By Akanksha Raja
(760 words, 7-minute read)
Petty People marks the culmination of the undergraduate course for the graduating class of NUS Theatre Studies 2017. The play begins with a quadriptych of scenarios strung together by the enigma of a dog and its ambiguous mortality. The pooch is never seen. Its presence is indicated only by the sound of its tail beating against the veterinarian’s metal table. Why the title Petty People if it centres around a dog? Of course, the play is not about the pet at all, but the animal instinct hidden deep in the collective human psyche that unites nine seemingly disparate characters.
The vet (Christer Aplin) and his sycophantic assistant (Perry Shen) pronounce the dog, Brownie, clinically dead, and try to coerce its owner, Charlie (Nicholas Tan) to agree to put him to sleep.
Hidayah (Pearl Wee), a Muslim girl, is desperately convinced the dog is her late brother, to the chagrin of her devout imam (Fadhil Daud).
Charlie desperately convinces his mother Mdm Tan (Cordelia Lee) to hire a dubious and expensive medium (Teresa Chen) to contact the canine. Through the individual monologues of mother and son, we learn more about Charlie’s intense attachment to his beloved Brownie, and Mdm Tan’s miscellaneous mid-life anxieties.
Charlie’s father, Robert (Michael Ng), is a scientist getting desperately, worryingly delusional that the dog is watching him and trying to kill him. He is on a flight saddled with a nosy and competitive ex-schoolmate Mr Lee (Kenneth Chia) whom Robert discovers snooping through his papers – which intensifies his paranoia.
The play weaves in and out of these individual mounting tensions, before it all implodes – as if through canine spirit possession – into a rampage of wild physical theatre against a sudden flood of pastel-toned balloons. Repressed fears and desires boil over, violent and lusty. All semblance of narrative structure breaks apart. The play’s main interest is in the representation of pure psychological states of being: the characters devolve from their named, titled, self-conscious selves, into creatures sprawled on the floor, wrestling with each other or rubbing balloons against themselves.
The production then plunges into further illogic when Perry Shen’s character dons floppy ears (like that Snapchat filter) and full-on campiness to lead the audience on a carnivalesque tour of various freak-show animals, such as a rabbit with a single hair which is absurdly balloon-shaped. The rest of the creatures cheer and howl, tearing down the set in between exhibits. It’s to Shen’s credit that his brazen silliness encouraged the audience to abandon their confusion and just buy into the randomness. Being just pure uproarious entertainment, this bizarre interlude doesn’t even try to fit into the flow of the piece. On the down side, it made the production feel capricious and distracted.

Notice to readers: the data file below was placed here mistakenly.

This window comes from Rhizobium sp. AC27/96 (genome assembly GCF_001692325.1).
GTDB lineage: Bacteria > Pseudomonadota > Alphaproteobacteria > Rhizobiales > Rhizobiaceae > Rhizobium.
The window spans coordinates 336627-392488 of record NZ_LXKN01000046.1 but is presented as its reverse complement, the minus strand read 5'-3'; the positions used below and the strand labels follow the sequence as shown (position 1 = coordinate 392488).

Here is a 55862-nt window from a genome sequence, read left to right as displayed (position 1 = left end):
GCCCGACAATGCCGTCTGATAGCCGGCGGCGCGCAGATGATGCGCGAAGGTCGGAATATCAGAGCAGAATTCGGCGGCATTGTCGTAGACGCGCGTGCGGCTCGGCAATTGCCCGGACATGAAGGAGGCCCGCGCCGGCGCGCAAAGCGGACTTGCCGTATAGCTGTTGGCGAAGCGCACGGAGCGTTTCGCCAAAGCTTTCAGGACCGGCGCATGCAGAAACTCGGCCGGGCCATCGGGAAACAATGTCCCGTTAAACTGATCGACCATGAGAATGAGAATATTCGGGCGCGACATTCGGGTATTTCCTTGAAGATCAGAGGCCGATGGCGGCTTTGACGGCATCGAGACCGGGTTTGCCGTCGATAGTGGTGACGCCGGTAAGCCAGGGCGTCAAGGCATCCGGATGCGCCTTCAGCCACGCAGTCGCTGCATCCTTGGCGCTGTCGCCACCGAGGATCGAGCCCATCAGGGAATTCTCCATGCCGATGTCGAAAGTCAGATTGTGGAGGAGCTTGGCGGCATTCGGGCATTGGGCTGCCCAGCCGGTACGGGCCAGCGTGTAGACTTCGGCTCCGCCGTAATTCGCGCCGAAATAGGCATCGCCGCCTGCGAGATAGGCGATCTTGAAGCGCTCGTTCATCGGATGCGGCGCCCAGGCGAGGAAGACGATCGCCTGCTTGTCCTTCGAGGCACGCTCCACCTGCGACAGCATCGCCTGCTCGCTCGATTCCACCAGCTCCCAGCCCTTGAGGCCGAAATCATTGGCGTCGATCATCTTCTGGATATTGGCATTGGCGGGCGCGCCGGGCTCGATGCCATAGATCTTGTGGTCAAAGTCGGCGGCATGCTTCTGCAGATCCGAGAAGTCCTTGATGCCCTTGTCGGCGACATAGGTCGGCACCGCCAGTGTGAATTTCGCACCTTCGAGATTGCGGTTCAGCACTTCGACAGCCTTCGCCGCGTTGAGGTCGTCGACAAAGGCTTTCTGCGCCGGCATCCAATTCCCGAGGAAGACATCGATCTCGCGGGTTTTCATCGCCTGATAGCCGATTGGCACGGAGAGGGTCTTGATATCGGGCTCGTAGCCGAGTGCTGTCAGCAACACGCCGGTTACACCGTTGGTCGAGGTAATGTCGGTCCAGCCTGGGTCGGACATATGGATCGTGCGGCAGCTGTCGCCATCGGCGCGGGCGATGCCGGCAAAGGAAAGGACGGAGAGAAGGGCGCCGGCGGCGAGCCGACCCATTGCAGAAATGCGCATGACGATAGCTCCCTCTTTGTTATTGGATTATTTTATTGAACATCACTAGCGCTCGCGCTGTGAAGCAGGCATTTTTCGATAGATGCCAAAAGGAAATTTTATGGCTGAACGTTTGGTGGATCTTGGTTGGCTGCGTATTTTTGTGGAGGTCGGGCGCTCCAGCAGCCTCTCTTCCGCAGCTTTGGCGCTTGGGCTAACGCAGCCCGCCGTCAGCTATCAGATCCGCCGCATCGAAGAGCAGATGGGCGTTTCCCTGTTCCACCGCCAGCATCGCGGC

A redeeming quality of this play that clearly doesn’t take itself seriously at all, is that the actors do. All the characters (in their conscious human state) are comically exaggerated, but grounded in a believability that makes them feel familiar, rather than caricature. The frenemy dynamic between Robert and Mr Lee was particularly engaging comedy, and Michael Ng’s development from composed rationality to breathless, racing panic is commendable. One would be keen on watching these performers in future flesh out deeper intricacies of a more sober play.
Moving between the main flow of happenings, are a triad of violet figures that act like a modern-day Greek chorus. They are dressed like early Lady Gaga – geometric costumes and elaborate make-up – and communicate with the audience through text and drawings on handheld tablets, that are then projected onto the background. The trio hold up large ornate magnifying glasses to each scenario as it plays out. This could be read either as a commentary on our contemporary culture of social media spectatorship, or on increasing surveillance by tech companies or government.
At some point a muted video montage is played in the background depicting the characters slowly going mad, interspersed by queasy cuts from Luis Buñel’s Un Chien Andalou (1929). This overt reference to surrealism, and the Beckettian plotline, show that the team have clearly done their modern art history homework, and were keen to let us know they knew. It seems to be carried away by the quirky irreverence of surrealism and absurdism to the point that it feels a little overwrought. For a brief scene towards the end, the madness segues back into the remains of the storyline as we learn the secret behind the vet’s adamance that Brownie be put down. But by that point, the play has led the audience so deep down the rabbit hole, it doesn’t matter any more.
“Review: Petty People by NUS Theatre Studies” (bakchormeeboy)
“Concentrate on the dog wagging his tail, not on that the tail might wag the dog.” by Christian W Huber (Centre 42)
Petty People played at the Yale-NUS Black Box from 29 – 31 March 2017. It was devised, written, performed and produced by the graduating students of the undergraduate NUS Theatre Studies programme, under the direction of Thong Pei Qin, a theatre practitioner who is also a 2009 NUS Theatre Studies alumnus.